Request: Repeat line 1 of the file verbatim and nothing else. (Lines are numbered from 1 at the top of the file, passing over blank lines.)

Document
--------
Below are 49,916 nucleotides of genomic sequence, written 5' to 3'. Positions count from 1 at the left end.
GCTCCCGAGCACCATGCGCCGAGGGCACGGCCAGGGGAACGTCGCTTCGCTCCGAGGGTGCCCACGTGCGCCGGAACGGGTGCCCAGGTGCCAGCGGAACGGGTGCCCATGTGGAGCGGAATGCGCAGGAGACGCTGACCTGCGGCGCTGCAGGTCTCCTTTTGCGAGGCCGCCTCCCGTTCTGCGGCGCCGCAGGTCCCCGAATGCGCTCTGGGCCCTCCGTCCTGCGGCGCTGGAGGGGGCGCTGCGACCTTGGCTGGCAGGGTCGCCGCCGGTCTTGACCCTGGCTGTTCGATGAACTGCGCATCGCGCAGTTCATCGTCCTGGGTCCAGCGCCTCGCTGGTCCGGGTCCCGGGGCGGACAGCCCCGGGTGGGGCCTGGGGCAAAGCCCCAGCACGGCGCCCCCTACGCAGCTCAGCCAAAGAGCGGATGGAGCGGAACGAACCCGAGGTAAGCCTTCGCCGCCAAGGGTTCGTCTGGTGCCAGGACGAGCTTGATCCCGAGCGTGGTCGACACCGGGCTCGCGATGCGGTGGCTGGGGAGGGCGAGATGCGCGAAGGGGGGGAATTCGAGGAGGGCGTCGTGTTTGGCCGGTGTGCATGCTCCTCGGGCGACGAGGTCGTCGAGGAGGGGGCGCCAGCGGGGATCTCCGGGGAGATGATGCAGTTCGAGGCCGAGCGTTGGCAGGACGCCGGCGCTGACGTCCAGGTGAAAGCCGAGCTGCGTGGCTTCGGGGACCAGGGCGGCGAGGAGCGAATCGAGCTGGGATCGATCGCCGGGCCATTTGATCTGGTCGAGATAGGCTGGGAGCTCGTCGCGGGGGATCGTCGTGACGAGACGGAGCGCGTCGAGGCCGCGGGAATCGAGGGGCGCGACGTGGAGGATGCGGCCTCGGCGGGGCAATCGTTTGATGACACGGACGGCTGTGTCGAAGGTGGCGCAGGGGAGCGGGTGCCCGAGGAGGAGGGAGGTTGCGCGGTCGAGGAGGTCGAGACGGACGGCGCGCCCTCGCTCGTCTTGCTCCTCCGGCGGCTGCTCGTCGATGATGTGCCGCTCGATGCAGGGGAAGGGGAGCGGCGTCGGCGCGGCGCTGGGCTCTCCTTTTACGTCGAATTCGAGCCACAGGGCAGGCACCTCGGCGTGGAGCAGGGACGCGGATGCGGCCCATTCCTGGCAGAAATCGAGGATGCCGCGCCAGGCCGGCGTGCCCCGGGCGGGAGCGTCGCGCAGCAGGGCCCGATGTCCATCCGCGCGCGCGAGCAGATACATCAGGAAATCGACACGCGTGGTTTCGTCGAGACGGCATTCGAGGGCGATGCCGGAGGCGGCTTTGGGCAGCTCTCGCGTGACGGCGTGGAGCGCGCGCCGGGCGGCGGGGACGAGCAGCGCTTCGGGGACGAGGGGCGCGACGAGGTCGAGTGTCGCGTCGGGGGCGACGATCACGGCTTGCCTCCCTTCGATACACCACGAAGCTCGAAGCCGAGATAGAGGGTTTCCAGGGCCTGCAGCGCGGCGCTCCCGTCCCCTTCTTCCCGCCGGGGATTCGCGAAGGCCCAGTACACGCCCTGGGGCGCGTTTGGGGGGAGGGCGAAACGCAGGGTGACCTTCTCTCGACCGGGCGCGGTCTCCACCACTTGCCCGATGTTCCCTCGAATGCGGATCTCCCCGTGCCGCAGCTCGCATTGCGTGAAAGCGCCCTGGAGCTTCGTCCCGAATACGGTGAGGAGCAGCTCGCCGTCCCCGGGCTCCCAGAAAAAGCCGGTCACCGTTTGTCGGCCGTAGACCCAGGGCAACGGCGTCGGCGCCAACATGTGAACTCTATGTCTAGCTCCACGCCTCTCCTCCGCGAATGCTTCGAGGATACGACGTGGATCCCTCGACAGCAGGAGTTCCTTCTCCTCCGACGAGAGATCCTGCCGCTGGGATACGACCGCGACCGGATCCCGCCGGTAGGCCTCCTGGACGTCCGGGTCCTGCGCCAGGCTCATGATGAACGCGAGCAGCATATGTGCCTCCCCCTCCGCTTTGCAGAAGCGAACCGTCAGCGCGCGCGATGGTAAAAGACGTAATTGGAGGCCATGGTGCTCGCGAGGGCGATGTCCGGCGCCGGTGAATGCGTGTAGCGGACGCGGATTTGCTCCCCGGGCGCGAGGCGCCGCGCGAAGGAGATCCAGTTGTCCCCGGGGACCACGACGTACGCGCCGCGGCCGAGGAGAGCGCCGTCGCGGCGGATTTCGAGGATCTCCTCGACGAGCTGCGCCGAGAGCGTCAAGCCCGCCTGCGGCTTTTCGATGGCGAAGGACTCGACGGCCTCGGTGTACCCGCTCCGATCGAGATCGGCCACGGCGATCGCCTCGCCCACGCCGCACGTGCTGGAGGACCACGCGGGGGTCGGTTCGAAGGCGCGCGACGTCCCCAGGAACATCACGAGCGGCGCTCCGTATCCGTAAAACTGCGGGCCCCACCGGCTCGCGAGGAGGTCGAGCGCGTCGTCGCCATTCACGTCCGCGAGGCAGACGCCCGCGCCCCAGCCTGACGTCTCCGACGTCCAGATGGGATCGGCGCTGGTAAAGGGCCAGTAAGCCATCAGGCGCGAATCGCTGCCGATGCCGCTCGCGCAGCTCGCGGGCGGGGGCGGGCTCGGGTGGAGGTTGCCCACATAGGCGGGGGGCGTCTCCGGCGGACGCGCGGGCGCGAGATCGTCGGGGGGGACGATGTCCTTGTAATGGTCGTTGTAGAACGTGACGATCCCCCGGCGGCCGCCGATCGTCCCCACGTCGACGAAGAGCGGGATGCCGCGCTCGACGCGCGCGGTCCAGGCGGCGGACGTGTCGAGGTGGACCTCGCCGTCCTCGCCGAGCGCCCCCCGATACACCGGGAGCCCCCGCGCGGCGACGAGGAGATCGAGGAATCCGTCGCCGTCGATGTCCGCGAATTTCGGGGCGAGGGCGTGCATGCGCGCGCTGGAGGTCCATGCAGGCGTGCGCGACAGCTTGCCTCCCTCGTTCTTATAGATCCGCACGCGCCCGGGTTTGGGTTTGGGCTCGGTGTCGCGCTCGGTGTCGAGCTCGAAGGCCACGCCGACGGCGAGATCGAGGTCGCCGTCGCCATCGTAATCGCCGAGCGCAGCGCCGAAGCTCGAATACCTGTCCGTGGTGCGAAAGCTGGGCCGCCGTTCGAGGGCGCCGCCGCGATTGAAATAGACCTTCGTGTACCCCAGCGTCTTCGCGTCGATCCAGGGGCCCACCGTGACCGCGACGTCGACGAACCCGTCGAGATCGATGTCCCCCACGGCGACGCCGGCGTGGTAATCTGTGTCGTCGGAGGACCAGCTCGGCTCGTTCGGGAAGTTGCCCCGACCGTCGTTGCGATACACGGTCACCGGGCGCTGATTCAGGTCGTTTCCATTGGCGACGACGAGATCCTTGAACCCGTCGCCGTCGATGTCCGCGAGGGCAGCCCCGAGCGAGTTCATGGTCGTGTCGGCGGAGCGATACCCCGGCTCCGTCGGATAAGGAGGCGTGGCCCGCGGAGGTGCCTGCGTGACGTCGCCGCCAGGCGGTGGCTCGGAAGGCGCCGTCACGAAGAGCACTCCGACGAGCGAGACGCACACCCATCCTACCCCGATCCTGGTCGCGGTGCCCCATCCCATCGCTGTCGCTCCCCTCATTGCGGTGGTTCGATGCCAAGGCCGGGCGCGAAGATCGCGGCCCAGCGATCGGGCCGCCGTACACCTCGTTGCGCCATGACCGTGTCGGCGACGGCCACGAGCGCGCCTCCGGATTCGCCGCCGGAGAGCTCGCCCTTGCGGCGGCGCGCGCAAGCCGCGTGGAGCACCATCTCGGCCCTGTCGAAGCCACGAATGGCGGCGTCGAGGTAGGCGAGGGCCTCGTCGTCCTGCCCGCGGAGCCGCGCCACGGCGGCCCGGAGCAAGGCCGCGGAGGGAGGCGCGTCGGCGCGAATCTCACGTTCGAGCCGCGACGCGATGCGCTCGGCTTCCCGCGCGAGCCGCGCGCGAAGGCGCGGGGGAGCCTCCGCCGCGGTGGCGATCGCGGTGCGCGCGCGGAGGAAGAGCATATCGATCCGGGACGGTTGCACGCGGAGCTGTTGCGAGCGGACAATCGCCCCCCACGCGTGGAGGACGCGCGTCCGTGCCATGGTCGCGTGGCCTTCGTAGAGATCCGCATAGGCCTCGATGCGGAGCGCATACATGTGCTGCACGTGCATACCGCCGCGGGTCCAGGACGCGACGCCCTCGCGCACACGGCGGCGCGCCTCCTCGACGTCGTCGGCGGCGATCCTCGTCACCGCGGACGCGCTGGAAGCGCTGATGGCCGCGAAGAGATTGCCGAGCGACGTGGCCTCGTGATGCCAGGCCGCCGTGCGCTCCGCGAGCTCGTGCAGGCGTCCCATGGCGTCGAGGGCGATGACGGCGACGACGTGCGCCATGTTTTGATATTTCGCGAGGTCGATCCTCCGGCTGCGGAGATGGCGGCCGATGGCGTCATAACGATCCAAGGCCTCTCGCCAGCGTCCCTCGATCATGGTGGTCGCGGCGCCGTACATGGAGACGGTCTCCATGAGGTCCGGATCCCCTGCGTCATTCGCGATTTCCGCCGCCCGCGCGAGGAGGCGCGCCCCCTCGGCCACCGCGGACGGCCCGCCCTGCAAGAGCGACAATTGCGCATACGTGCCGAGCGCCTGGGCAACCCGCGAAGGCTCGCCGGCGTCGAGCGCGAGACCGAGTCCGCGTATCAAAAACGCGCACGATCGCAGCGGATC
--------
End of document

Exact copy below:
Below are 49,916 nucleotides of genomic sequence, written 5' to 3'. Positions count from 1 at the left end.